The coming days are likely to see an escalation of violence and bloodshed in Syria, as the regime of President Bashar Assad unleashes its armed forces for a major assault on rebel stronghold Aleppo, Foreign Secretary William Hague has warned.
Reports from Aleppo - Syria's largest city and commercial hub - said that Assad's forces are using heavy artillery, planes and a helicopter gunship to bombard rebel positions in a battle that could determine the outcome of the 17-month uprising.
Mr Hague warned that the regime's reliance on violence, rather than negotiations, in responding to challenges to Assad's rule, could lead to "a collapse in all authority" in the Middle Eastern country.
And following the Russian and Chinese veto of British-backed resolutions at the UN Security Council and the resignation of peace envoy Kofi Annan, the Foreign Secretary said that it may require a deterioration in circumstances on the ground to trigger a return to diplomatic efforts to stop the violence.
Britain is stepping up provision of non-lethal support, such as communications equipment, to opposition groups and is the second-largest provider of humanitarian aid to refugees fleeing the fighting, but is not supplying arms to the rebels.
Opposition commanders were said to be preparing for a "strong offensive" on Aleppo by government forces, while in the capital Damascus, rebels were coming under attack by regime jets.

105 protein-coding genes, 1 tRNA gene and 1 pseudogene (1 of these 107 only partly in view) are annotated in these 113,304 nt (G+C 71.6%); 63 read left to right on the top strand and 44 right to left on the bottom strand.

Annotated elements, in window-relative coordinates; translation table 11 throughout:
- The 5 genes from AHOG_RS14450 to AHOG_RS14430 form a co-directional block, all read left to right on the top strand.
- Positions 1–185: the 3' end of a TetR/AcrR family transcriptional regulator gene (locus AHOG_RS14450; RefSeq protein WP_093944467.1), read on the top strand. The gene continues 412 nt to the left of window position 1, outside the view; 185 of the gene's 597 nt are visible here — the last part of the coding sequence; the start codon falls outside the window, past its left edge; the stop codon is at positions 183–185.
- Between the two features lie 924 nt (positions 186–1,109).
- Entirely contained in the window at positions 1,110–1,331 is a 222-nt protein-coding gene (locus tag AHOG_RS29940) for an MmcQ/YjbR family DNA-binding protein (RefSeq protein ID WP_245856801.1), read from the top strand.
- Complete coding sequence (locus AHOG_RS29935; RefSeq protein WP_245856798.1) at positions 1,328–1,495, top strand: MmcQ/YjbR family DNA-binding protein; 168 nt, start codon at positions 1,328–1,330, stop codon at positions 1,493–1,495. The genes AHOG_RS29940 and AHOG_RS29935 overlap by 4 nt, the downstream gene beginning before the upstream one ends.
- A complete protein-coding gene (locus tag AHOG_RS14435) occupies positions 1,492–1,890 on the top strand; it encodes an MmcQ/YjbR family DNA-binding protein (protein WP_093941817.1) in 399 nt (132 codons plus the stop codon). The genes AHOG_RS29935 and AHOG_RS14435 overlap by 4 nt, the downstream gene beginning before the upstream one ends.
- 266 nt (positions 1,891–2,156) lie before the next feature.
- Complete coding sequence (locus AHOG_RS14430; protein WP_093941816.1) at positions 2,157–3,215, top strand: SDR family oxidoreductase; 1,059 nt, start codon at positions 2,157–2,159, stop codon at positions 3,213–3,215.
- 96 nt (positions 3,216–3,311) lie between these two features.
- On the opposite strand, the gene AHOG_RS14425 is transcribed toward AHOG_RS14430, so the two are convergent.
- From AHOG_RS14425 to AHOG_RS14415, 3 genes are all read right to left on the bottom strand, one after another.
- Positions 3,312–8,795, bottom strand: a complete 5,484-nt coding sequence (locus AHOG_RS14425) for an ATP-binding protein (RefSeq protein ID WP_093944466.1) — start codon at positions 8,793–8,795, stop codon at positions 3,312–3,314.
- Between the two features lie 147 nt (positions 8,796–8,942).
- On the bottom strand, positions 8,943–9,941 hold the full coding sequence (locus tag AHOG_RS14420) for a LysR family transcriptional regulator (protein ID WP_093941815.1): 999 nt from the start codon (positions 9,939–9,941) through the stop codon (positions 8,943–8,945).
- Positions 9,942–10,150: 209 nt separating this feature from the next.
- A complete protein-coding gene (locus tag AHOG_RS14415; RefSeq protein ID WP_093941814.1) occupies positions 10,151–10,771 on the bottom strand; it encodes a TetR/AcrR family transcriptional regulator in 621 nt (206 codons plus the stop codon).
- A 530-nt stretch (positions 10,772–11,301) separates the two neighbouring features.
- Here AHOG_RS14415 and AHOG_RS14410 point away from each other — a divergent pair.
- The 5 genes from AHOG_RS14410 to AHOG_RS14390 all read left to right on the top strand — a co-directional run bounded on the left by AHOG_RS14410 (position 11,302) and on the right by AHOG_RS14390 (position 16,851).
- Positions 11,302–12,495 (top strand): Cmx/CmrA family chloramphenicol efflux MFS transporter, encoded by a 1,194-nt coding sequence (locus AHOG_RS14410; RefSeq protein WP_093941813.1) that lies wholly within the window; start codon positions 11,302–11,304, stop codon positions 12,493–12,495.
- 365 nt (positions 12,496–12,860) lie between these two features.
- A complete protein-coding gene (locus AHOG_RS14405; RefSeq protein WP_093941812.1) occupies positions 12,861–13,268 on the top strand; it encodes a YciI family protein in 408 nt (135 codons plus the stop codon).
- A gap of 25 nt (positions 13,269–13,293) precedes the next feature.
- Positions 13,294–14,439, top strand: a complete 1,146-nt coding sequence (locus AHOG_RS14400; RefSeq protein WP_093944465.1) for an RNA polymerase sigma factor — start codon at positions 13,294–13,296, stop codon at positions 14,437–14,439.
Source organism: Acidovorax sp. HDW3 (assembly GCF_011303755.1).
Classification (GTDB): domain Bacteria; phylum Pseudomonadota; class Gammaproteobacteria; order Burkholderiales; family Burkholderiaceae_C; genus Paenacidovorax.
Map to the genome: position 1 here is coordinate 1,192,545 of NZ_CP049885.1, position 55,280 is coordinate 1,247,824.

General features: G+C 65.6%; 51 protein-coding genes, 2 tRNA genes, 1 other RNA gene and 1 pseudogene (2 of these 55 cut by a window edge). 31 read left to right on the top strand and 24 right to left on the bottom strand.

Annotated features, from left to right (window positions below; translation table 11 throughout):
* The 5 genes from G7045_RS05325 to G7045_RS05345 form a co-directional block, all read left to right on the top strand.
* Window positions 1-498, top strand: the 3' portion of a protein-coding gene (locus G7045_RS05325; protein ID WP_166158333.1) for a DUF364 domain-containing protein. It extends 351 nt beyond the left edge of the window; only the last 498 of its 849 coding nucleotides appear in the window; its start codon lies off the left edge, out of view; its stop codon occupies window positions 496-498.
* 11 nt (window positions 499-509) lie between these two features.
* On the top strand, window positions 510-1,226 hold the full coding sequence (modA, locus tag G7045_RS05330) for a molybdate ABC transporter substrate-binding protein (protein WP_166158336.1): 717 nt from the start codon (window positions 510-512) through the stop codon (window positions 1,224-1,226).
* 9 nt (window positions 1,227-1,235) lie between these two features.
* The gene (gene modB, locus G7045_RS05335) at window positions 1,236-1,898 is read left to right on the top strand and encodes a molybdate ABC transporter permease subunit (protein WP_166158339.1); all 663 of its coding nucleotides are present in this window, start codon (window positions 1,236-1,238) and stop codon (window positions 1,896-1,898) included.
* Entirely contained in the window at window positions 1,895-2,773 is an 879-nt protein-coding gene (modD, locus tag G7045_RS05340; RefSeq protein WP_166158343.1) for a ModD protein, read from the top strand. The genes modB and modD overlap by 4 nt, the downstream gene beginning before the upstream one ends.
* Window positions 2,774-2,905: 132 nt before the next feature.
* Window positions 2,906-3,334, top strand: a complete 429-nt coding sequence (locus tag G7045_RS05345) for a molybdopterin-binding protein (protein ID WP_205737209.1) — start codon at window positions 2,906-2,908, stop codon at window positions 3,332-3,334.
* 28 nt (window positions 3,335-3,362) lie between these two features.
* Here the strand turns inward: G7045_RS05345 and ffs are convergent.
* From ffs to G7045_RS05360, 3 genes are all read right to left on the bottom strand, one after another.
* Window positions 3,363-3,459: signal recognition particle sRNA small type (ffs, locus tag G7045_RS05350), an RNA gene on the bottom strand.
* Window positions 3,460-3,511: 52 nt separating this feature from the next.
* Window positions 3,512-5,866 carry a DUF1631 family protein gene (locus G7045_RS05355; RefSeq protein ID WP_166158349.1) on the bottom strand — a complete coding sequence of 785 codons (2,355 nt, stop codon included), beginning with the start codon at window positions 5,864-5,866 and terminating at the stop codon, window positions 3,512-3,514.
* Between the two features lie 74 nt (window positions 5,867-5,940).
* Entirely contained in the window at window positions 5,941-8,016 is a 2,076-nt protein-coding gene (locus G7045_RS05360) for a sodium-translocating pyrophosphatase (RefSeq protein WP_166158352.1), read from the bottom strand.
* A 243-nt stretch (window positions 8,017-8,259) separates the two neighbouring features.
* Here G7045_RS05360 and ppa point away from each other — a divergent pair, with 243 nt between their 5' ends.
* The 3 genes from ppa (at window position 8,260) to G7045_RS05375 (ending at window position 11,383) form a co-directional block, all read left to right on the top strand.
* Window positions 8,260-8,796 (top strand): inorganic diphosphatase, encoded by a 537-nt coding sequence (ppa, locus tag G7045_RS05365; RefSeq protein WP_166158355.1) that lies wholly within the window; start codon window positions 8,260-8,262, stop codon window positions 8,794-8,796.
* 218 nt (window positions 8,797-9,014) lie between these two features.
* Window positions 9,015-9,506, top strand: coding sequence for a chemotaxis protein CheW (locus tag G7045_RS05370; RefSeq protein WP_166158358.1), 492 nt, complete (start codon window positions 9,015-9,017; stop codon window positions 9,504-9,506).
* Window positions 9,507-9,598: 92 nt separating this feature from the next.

Mr Hague told Sky News: "There has been fighting in Aleppo over recent days, but it does seem that the Syrian armed forces have been building up to something bigger. We are likely, sadly, to see even more fighting, more bloodshed, probably a bigger flow of refugees over the coming days.
"This is, I'm afraid, the situation we warned about for a long time - that there would be a collapse in Syria and an even more deadly conflict if we didn't bring enough pressure to bear on the Assad regime to implement the peace plan of Kofi Annan.
"Our Security Council resolution was vetoed. We won't give up on the diplomatic work, but given this situation, we will step up our humanitarian assistance but also our practical help to the opposition in Syria, who are in such a desperate situation."
Mr Hague said the "prime responsibility" for the conflict, which has claimed at least 19,000 lives since the first pro-democracy protests in Syria, lay with the Assad regime.